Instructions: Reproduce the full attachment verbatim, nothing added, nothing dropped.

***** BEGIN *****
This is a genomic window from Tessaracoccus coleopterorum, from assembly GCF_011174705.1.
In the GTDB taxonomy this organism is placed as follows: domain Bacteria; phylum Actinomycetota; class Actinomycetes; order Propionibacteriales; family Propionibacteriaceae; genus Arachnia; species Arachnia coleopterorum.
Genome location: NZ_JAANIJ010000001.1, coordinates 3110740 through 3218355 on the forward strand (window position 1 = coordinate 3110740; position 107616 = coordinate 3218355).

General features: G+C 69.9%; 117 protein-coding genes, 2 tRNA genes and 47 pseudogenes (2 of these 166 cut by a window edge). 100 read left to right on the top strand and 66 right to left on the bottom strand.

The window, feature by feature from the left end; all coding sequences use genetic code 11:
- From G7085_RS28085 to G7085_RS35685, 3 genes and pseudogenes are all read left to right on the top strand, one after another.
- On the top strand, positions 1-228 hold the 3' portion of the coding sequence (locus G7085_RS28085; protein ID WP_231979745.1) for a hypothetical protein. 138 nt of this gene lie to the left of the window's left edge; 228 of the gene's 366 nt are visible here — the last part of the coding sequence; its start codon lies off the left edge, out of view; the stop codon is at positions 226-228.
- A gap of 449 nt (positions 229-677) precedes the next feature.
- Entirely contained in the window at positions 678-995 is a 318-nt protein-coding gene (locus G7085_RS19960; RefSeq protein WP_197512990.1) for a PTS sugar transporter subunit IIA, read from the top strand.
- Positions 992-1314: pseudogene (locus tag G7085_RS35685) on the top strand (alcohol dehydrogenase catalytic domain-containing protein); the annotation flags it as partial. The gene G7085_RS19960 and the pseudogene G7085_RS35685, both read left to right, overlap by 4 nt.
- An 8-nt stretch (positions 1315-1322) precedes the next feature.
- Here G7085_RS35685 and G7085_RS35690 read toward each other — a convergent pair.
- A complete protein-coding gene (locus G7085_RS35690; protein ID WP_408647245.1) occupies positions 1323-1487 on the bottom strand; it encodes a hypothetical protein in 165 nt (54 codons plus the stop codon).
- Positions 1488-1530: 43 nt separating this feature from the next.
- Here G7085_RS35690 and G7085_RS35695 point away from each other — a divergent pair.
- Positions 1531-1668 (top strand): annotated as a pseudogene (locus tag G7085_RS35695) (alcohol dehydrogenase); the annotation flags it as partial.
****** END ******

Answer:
This is a genomic window from Tessaracoccus coleopterorum, from assembly GCF_011174705.1.
In the GTDB taxonomy this organism is placed as follows: domain Bacteria; phylum Actinomycetota; class Actinomycetes; order Propionibacteriales; family Propionibacteriaceae; genus Arachnia; species Arachnia coleopterorum.
Genome location: NZ_JAANIJ010000001.1, coordinates 3110740 through 3218355 on the forward strand (window position 1 = coordinate 3110740; position 107616 = coordinate 3218355).

General features: G+C 69.9%; 117 protein-coding genes, 2 tRNA genes and 47 pseudogenes (2 of these 166 cut by a window edge). 100 read left to right on the top strand and 66 right to left on the bottom strand.

The window, feature by feature from the left end; all coding sequences use genetic code 11:
- From G7085_RS28085 to G7085_RS35685, 3 genes and pseudogenes are all read left to right on the top strand, one after another.
- On the top strand, positions 1-228 hold the 3' portion of the coding sequence (locus G7085_RS28085; protein ID WP_231979745.1) for a hypothetical protein. 138 nt of this gene lie to the left of the window's left edge; 228 of the gene's 366 nt are visible here — the last part of the coding sequence; its start codon lies off the left edge, out of view; the stop codon is at positions 226-228.
- A gap of 449 nt (positions 229-677) precedes the next feature.
- Entirely contained in the window at positions 678-995 is a 318-nt protein-coding gene (locus G7085_RS19960; RefSeq protein WP_197512990.1) for a PTS sugar transporter subunit IIA, read from the top strand.
- Positions 992-1314: pseudogene (locus tag G7085_RS35685) on the top strand (alcohol dehydrogenase catalytic domain-containing protein); the annotation flags it as partial. The gene G7085_RS19960 and the pseudogene G7085_RS35685, both read left to right, overlap by 4 nt.
- An 8-nt stretch (positions 1315-1322) precedes the next feature.
- Here G7085_RS35685 and G7085_RS35690 read toward each other — a convergent pair.
- A complete protein-coding gene (locus G7085_RS35690; protein ID WP_408647245.1) occupies positions 1323-1487 on the bottom strand; it encodes a hypothetical protein in 165 nt (54 codons plus the stop codon).
- Positions 1488-1530: 43 nt separating this feature from the next.
- Here G7085_RS35690 and G7085_RS35695 point away from each other — a divergent pair.
- Positions 1531-1668 (top strand): annotated as a pseudogene (locus tag G7085_RS35695) (alcohol dehydrogenase); the annotation flags it as partial.